In Commonwealth practice, there are generally three sorts of postnominal letters that are used commonly.
The first is academic or professional qualifications, like PhD, FRCS, QC, etc. These things are used in addressing letters to people, in publications by and about them, and so on.
The second is royal awards, like OBE, CBE, OM, etc where they are used in a way similar to the above.
The third is military decorations - VC, DSO, MC, etc. Any John Smith who is a VC winner is known as John Smith VC forever. Hospital wings will be named after him as “The John Smith VC Radiology Centre” and so on. In any written publication about a soldier, the reference will be to General Sir Francis Drake, VC, DSO.
I realise Americans do the same with academic awards. I also realise they do not do it with royal awards because they kind of frown upon them.
But do they do them with military awards?
Is it David Q Jones NC? Michael B Brown MH? If not, is there any reason for why not?
There aren’t any American military awards that confer post-nomial doodads. As for why not, I suppose it’s just not something that exists in American culture, it has probably never occurred to anyone to put a military decoration in their name. This of course is probably rooted in the American rejection of ceremonial titles in general.
The only titles I’ve known people to really care about are the ones conferred by college degree (the title of “Doctor”). Even then, it’s not considered a particularly big faux pas and is usually corrected in a polite aside.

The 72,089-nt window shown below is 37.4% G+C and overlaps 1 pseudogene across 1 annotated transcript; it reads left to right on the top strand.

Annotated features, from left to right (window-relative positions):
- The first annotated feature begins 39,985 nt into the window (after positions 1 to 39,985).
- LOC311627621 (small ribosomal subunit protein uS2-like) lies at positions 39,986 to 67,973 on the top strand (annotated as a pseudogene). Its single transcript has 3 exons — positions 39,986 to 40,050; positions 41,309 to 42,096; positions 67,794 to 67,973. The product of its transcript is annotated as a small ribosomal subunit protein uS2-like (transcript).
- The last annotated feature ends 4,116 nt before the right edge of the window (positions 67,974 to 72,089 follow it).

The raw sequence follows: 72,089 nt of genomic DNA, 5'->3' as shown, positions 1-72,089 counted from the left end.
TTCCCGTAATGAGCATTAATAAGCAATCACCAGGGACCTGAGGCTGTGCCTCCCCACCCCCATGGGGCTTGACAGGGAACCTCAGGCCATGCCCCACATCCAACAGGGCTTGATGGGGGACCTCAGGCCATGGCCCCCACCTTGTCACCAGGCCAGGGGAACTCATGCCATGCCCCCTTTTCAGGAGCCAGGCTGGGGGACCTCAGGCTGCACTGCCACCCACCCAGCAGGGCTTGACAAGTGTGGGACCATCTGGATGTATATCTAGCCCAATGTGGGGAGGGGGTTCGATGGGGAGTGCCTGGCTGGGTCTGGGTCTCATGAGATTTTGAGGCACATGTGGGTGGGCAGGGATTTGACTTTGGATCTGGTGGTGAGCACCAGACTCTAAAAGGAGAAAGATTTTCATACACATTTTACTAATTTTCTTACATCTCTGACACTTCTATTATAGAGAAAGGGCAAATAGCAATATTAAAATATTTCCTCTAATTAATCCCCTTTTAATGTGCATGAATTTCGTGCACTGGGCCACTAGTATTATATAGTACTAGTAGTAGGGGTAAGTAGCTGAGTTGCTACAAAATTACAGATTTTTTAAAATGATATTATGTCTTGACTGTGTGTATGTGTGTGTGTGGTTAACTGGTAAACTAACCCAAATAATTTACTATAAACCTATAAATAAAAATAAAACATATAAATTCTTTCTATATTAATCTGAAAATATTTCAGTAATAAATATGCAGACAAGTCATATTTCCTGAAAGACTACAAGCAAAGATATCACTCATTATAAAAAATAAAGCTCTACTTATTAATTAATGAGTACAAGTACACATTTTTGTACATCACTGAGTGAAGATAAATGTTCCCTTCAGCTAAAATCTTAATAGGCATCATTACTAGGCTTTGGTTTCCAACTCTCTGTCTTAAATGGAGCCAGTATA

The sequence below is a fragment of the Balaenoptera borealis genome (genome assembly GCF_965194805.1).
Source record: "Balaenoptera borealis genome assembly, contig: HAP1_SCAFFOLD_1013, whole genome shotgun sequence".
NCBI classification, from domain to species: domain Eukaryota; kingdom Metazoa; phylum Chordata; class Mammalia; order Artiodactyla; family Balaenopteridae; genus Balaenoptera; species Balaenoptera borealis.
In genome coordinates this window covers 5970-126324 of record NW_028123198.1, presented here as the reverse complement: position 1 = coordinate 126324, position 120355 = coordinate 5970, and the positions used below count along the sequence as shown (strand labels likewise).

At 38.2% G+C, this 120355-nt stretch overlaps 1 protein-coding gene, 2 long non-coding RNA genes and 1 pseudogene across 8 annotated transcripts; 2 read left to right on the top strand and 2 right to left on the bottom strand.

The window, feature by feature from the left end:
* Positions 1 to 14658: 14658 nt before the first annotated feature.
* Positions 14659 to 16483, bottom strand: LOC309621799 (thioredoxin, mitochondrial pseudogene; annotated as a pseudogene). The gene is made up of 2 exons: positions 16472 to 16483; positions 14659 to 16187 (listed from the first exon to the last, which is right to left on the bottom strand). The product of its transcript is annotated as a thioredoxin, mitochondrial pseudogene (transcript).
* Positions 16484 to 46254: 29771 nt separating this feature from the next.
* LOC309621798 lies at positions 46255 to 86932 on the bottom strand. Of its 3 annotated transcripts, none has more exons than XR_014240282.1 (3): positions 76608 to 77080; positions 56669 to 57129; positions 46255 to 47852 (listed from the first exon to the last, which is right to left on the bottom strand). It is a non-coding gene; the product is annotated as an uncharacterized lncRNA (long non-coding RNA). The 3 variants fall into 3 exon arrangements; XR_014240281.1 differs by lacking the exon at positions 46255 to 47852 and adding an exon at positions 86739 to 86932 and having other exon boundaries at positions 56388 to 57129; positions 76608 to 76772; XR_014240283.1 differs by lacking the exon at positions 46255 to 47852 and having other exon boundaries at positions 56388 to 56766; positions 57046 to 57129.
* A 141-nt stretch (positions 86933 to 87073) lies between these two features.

Any military member I’ve known will only reveal their decorations if asked. As best I can tell, there is a long tradition of such humility.
As friedo has said, it’s been long ingrained in our culture ever since our separation from England. However, I don’t recall ever hearing any mention of postnomial etiquette in my English and Grammar courses.
I have noticed something at my company, which is in the healthcare industry and we have a LOT of alphabet soup medical professionals - MD, DO, RN, PA, etc…
When it gets weird is when you see email sigs like “Dumbass McStupid, MBA” or “Idiotic O’Jackoff, BS.”
I always thought that the only one of those academic titles to stick onto your name was PhD, but apparently it makes some of these folks feel better to stick their non-doctoral title onto their signatures.
I don’t, although I’ve always wondered if I’d have more clout if I did.
I’m an RN and at work, we’re required to list our discipline after our signature. I’m in the habit so much that I find I sometimes sign other things with “Cub Mistress, RN” Fortunately, my bank hasn’t rejected any check so signed for incorrect signature!
IIRC, the two military awards that carry postnomials are the Medal of Honor (CMH) and Distiguished Service Cross (DSC). I believe the order is: academic degrees (doctorates), professional certifications (CPP for security, NBCT for teachers, etc.), military decorations (CMH, DSC).
What I notice in education is that there are a lot of teachers that use their masters as their academic degrees.